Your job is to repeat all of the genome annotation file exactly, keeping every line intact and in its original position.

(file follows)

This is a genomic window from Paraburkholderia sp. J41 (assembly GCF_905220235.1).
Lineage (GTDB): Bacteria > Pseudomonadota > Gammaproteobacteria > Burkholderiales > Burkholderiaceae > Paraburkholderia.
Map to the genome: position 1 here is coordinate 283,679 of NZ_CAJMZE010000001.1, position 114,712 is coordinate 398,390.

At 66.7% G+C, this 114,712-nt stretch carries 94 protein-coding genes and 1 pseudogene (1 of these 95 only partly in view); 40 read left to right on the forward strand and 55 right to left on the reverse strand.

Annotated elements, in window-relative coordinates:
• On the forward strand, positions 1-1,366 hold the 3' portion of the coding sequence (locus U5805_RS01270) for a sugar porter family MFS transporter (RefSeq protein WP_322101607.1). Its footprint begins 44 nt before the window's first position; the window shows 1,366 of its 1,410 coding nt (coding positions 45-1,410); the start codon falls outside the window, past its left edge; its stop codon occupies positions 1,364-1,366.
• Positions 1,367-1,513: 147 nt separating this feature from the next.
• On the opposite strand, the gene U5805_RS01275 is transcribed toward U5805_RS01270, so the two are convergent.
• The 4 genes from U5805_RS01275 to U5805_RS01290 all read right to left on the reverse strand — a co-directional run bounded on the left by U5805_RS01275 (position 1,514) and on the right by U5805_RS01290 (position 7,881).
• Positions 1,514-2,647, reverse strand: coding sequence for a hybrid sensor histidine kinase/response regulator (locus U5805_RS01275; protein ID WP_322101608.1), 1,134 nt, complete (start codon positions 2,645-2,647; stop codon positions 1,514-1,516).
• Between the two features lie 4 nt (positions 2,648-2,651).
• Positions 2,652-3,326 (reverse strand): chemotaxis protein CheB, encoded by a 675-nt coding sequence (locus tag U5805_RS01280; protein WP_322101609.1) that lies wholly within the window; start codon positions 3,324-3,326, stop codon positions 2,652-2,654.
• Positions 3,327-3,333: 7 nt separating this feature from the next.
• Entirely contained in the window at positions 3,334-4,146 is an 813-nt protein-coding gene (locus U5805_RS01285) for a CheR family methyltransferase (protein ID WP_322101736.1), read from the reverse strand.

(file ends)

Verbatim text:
This is a genomic window from Paraburkholderia sp. J41 (assembly GCF_905220235.1).
Lineage (GTDB): Bacteria > Pseudomonadota > Gammaproteobacteria > Burkholderiales > Burkholderiaceae > Paraburkholderia.
Map to the genome: position 1 here is coordinate 283,679 of NZ_CAJMZE010000001.1, position 114,712 is coordinate 398,390.

At 66.7% G+C, this 114,712-nt stretch carries 94 protein-coding genes and 1 pseudogene (1 of these 95 only partly in view); 40 read left to right on the forward strand and 55 right to left on the reverse strand.

Annotated elements, in window-relative coordinates:
• On the forward strand, positions 1-1,366 hold the 3' portion of the coding sequence (locus U5805_RS01270) for a sugar porter family MFS transporter (RefSeq protein WP_322101607.1). Its footprint begins 44 nt before the window's first position; the window shows 1,366 of its 1,410 coding nt (coding positions 45-1,410); the start codon falls outside the window, past its left edge; its stop codon occupies positions 1,364-1,366.
• Positions 1,367-1,513: 147 nt separating this feature from the next.
• On the opposite strand, the gene U5805_RS01275 is transcribed toward U5805_RS01270, so the two are convergent.
• The 4 genes from U5805_RS01275 to U5805_RS01290 all read right to left on the reverse strand — a co-directional run bounded on the left by U5805_RS01275 (position 1,514) and on the right by U5805_RS01290 (position 7,881).
• Positions 1,514-2,647, reverse strand: coding sequence for a hybrid sensor histidine kinase/response regulator (locus U5805_RS01275; protein ID WP_322101608.1), 1,134 nt, complete (start codon positions 2,645-2,647; stop codon positions 1,514-1,516).
• Between the two features lie 4 nt (positions 2,648-2,651).
• Positions 2,652-3,326 (reverse strand): chemotaxis protein CheB, encoded by a 675-nt coding sequence (locus tag U5805_RS01280; protein WP_322101609.1) that lies wholly within the window; start codon positions 3,324-3,326, stop codon positions 2,652-2,654.
• Positions 3,327-3,333: 7 nt separating this feature from the next.
• Entirely contained in the window at positions 3,334-4,146 is an 813-nt protein-coding gene (locus U5805_RS01285) for a CheR family methyltransferase (protein ID WP_322101736.1), read from the reverse strand.